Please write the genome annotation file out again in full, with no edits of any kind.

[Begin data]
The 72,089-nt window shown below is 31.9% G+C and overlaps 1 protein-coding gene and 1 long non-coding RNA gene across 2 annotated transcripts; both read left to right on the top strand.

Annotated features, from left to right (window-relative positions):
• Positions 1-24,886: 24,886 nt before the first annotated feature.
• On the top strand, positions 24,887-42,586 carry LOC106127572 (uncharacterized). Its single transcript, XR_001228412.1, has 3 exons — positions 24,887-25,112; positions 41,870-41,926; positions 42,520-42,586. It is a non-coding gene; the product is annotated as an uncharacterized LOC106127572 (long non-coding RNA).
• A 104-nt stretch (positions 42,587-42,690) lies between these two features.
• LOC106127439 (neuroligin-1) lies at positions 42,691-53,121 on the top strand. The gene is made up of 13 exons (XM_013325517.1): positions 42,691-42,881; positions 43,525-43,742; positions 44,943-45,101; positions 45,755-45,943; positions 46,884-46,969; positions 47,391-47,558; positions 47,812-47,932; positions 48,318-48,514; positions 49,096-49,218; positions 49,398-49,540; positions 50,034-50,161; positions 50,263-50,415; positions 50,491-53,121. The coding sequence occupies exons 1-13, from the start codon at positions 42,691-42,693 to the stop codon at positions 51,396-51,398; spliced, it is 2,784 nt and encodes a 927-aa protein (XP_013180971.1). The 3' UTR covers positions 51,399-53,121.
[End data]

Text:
The 72,089-nt window shown below is 31.9% G+C and overlaps 1 protein-coding gene and 1 long non-coding RNA gene across 2 annotated transcripts; both read left to right on the top strand.

Annotated features, from left to right (window-relative positions):
• Positions 1-24,886: 24,886 nt before the first annotated feature.
• On the top strand, positions 24,887-42,586 carry LOC106127572 (uncharacterized). Its single transcript, XR_001228412.1, has 3 exons — positions 24,887-25,112; positions 41,870-41,926; positions 42,520-42,586. It is a non-coding gene; the product is annotated as an uncharacterized LOC106127572 (long non-coding RNA).
• A 104-nt stretch (positions 42,587-42,690) lies between these two features.
• LOC106127439 (neuroligin-1) lies at positions 42,691-53,121 on the top strand. The gene is made up of 13 exons (XM_013325517.1): positions 42,691-42,881; positions 43,525-43,742; positions 44,943-45,101; positions 45,755-45,943; positions 46,884-46,969; positions 47,391-47,558; positions 47,812-47,932; positions 48,318-48,514; positions 49,096-49,218; positions 49,398-49,540; positions 50,034-50,161; positions 50,263-50,415; positions 50,491-53,121. The coding sequence occupies exons 1-13, from the start codon at positions 42,691-42,693 to the stop codon at positions 51,396-51,398; spliced, it is 2,784 nt and encodes a 927-aa protein (XP_013180971.1). The 3' UTR covers positions 51,399-53,121.